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Monday, 31 May 2010

Weekly Wisdom from Mr. Trollope

I doubt whether any girl would be satisfied with her lover's mind if she knew the whole of it.

Present Outlines, Effect Proposed

      So said a series of turn of the century "before and afters," photos of the land that was to be Central Park, and drawings of what that would look like, currently on display at The Morgan Library.  They were part of an exhibit called Romantic Gardens, about the effect of romanticism on landscape design.  The romantic ethos moved away from the monarchical symmetry of gardens forced into submission by man and toward a natural liberalism that highlighted nature's inherent beauty.   I had visited the library this time as a guest of my Grandfather to see Magna Carta, the little document temporarily and unexpectedly estranged from home.  I saw the paper, was surprised by how tiny such an important thing could be, and then quickly ran away from Herbert, who was, as usual, attracting lots of attention.  I wandered past Mr. Morgan's study and walked by the cafe.  To my left was a little room housing an exhibit called Defining Beauty.  Naturally, I opened the door and walked in.  Albrecht Durer's drawings lined the walls, and a book lay open displaying human figures, their bodies marked and measured in minute detail.  This book, On Human Proportion, is Durer's study of the human form--more importantly, human forms.  The exhibit quotes him as saying that in his quest for beauty in art, he took an arm from one body, a breast from another, toes from yet another--that beauty could not be found singularly, it required variation, and I suppose, collaboration.  It's a lovely idea this artist had--no muse, just musing on everything he saw, finding beauty in everyone and everything and, using art, bringing them together to reflect humanity.  I kept these thoughts in my mind as I walked by the drawings, studying the forms, and noticing the prejudices in myself toward the bodies I observed, my instinct to adapt to what is culturally popular in terms of body aesthetics.  Durer's vision is so wholesome, so inclusive.  His vision encompasses the reasons why we find a child's scribblings wonderful, choose a home cooked meal over haute cuisine, desire the person we love over an image in a magazine--not perfectly formed, but perfectly intended.  Durer wrote this as an accompaniment to a work of art:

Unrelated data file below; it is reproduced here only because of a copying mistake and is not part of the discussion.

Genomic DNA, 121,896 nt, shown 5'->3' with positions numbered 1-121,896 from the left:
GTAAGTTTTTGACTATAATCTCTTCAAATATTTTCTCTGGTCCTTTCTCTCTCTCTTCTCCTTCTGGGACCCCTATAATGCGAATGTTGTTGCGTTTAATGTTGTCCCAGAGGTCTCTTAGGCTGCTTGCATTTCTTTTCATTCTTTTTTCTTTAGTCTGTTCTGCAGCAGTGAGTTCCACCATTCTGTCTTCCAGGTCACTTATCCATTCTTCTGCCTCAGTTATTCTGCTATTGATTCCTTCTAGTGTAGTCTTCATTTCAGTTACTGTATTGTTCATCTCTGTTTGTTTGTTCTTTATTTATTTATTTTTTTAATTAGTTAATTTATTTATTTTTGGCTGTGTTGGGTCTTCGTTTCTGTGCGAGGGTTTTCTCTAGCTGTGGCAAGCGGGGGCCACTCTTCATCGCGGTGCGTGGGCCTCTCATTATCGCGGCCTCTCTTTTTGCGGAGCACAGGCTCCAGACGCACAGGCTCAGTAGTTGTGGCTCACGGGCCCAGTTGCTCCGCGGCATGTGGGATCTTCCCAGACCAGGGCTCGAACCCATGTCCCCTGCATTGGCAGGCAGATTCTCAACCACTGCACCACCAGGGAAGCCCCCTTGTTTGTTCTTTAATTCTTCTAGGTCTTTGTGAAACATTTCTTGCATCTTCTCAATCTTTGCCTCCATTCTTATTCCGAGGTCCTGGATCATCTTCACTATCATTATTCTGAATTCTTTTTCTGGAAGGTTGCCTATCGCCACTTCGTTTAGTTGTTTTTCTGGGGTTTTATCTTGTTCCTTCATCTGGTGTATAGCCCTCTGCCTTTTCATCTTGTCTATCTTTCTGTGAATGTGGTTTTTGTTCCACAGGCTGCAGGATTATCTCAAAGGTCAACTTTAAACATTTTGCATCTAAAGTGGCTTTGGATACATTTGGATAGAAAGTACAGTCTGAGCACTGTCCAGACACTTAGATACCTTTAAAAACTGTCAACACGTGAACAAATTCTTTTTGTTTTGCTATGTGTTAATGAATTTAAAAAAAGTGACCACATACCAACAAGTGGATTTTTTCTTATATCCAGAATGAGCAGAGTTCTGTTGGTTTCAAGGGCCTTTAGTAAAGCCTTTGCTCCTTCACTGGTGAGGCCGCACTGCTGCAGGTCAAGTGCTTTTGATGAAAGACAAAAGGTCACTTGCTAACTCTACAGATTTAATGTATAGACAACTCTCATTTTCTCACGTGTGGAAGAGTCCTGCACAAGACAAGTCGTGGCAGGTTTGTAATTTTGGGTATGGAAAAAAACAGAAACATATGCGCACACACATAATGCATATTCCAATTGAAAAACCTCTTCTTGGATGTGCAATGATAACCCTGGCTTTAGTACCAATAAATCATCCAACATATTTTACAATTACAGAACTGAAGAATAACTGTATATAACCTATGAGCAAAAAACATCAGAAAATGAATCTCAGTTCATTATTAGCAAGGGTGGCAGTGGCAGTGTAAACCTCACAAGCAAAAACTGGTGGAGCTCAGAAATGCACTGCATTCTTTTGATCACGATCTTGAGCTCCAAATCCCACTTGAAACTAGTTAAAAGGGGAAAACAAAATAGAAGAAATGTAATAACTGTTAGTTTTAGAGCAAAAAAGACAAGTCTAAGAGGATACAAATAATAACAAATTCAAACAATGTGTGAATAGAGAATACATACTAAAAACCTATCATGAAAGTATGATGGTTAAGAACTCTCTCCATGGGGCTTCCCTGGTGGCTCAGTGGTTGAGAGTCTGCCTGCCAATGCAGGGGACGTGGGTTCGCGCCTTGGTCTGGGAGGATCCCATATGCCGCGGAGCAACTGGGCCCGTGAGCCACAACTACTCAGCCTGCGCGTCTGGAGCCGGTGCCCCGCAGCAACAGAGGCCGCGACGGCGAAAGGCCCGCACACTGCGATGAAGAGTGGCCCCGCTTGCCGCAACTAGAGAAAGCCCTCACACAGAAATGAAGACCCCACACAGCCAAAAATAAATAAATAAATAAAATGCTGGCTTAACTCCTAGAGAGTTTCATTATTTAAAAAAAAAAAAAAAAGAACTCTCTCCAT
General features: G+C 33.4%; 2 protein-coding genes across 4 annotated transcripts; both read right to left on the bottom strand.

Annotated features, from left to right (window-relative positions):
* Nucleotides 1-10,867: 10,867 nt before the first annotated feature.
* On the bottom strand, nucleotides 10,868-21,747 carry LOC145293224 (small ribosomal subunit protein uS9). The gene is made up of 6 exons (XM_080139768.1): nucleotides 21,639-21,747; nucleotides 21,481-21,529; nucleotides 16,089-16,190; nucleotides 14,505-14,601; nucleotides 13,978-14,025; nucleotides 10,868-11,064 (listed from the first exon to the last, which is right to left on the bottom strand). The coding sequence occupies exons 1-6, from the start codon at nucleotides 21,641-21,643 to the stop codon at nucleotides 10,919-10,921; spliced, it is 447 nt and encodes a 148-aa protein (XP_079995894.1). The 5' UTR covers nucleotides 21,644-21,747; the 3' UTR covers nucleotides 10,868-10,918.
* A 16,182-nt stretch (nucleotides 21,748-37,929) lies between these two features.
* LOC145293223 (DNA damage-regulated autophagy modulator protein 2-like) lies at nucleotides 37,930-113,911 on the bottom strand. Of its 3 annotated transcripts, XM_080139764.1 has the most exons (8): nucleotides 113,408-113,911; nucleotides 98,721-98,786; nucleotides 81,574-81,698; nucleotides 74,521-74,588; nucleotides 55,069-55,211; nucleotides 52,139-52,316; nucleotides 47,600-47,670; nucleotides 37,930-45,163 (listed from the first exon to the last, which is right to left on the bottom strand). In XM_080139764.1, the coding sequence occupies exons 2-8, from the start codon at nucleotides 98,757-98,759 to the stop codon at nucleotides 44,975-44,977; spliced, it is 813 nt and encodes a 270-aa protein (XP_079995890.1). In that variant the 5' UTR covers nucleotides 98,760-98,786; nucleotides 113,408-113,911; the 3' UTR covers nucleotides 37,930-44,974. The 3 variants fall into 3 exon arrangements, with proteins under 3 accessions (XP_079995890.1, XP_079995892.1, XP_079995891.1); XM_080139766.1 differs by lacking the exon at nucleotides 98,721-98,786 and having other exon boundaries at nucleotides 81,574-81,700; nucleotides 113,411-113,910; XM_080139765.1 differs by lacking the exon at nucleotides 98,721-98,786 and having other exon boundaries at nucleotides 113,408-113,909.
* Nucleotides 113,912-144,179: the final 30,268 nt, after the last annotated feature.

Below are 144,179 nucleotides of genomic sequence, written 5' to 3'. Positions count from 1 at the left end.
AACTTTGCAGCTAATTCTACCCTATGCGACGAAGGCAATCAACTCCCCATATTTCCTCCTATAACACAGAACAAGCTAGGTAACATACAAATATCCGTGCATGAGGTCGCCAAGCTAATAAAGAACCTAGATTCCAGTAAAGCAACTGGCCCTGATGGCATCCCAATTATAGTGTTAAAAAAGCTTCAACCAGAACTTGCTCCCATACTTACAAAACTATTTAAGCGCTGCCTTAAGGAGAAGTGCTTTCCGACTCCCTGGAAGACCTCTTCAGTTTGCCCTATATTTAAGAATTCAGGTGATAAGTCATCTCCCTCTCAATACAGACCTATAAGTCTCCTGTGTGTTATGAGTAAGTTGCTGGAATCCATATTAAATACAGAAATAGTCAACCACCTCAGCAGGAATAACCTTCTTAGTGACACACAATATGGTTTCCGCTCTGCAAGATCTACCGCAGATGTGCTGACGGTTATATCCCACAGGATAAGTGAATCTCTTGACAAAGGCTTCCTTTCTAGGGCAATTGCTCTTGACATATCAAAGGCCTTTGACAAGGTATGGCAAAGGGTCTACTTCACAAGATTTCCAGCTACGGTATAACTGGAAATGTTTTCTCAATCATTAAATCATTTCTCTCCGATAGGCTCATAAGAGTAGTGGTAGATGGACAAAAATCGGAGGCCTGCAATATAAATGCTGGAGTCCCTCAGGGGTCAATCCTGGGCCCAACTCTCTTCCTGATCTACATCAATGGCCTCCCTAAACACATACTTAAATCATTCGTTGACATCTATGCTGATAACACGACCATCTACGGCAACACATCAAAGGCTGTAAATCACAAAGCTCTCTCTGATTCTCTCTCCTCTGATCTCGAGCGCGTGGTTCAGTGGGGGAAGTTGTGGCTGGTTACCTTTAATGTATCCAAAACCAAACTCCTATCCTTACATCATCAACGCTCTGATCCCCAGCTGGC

"Please let it be as it is. No one could improve it because it was done artistically and with care. Those who see it and who understand such matters will tell you so." 
     He accepts the ambiguity of individuality, strives for precision and care within that acceptance, and finds harmony.  He should have written a book for teenage girls.  I thought about the time I've been spending with a personal trainer, time initially set aside to propose an effect on the present outlines, but time that has instead, become about lifting fifteen more pounds than I could three weeks earlier, impressing myself with my own strength--things of my body but not really about it: defining beauty in individuality, power, flaw, artistry; cultivating gardens not to diminish what's already growing, but to nurture their fullest potential.